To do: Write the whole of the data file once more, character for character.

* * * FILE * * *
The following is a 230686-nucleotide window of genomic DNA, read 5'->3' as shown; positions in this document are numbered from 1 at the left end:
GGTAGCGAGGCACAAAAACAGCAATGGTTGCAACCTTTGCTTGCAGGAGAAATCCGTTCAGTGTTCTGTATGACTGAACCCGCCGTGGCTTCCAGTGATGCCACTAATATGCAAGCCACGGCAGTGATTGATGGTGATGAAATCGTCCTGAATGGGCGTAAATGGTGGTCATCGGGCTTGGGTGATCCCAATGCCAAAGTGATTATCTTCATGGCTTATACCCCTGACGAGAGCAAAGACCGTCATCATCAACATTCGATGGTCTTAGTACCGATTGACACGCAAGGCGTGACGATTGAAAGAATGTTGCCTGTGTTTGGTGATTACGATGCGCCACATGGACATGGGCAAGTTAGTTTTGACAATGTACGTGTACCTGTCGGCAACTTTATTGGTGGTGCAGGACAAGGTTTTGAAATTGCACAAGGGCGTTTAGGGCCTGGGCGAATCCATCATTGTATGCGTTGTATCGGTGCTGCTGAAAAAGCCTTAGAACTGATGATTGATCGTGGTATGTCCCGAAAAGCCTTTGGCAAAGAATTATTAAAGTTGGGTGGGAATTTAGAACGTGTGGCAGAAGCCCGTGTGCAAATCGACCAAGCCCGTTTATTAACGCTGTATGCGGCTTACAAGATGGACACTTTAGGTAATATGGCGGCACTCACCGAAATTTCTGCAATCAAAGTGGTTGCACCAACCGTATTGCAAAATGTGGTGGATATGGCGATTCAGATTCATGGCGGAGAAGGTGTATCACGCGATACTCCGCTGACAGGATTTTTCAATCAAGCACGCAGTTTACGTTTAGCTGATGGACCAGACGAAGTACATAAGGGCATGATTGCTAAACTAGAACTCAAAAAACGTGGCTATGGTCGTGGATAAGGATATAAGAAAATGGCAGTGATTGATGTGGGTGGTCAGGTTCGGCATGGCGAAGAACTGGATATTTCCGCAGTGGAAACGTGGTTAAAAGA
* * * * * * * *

The following is a 230686-nucleotide window of genomic DNA, read 5'->3' as shown; positions in this document are numbered from 1 at the left end:
GGTAGCGAGGCACAAAAACAGCAATGGTTGCAACCTTTGCTTGCAGGAGAAATCCGTTCAGTGTTCTGTATGACTGAACCCGCCGTGGCTTCCAGTGATGCCACTAATATGCAAGCCACGGCAGTGATTGATGGTGATGAAATCGTCCTGAATGGGCGTAAATGGTGGTCATCGGGCTTGGGTGATCCCAATGCCAAAGTGATTATCTTCATGGCTTATACCCCTGACGAGAGCAAAGACCGTCATCATCAACATTCGATGGTCTTAGTACCGATTGACACGCAAGGCGTGACGATTGAAAGAATGTTGCCTGTGTTTGGTGATTACGATGCGCCACATGGACATGGGCAAGTTAGTTTTGACAATGTACGTGTACCTGTCGGCAACTTTATTGGTGGTGCAGGACAAGGTTTTGAAATTGCACAAGGGCGTTTAGGGCCTGGGCGAATCCATCATTGTATGCGTTGTATCGGTGCTGCTGAAAAAGCCTTAGAACTGATGATTGATCGTGGTATGTCCCGAAAAGCCTTTGGCAAAGAATTATTAAAGTTGGGTGGGAATTTAGAACGTGTGGCAGAAGCCCGTGTGCAAATCGACCAAGCCCGTTTATTAACGCTGTATGCGGCTTACAAGATGGACACTTTAGGTAATATGGCGGCACTCACCGAAATTTCTGCAATCAAAGTGGTTGCACCAACCGTATTGCAAAATGTGGTGGATATGGCGATTCAGATTCATGGCGGAGAAGGTGTATCACGCGATACTCCGCTGACAGGATTTTTCAATCAAGCACGCAGTTTACGTTTAGCTGATGGACCAGACGAAGTACATAAGGGCATGATTGCTAAACTAGAACTCAAAAAACGTGGCTATGGTCGTGGATAAGGATATAAGAAAATGGCAGTGATTGATGTGGGTGGTCAGGTTCGGCATGGCGAAGAACTGGATATTTCCGCAGTGGAAACGTGGTTAAAAGA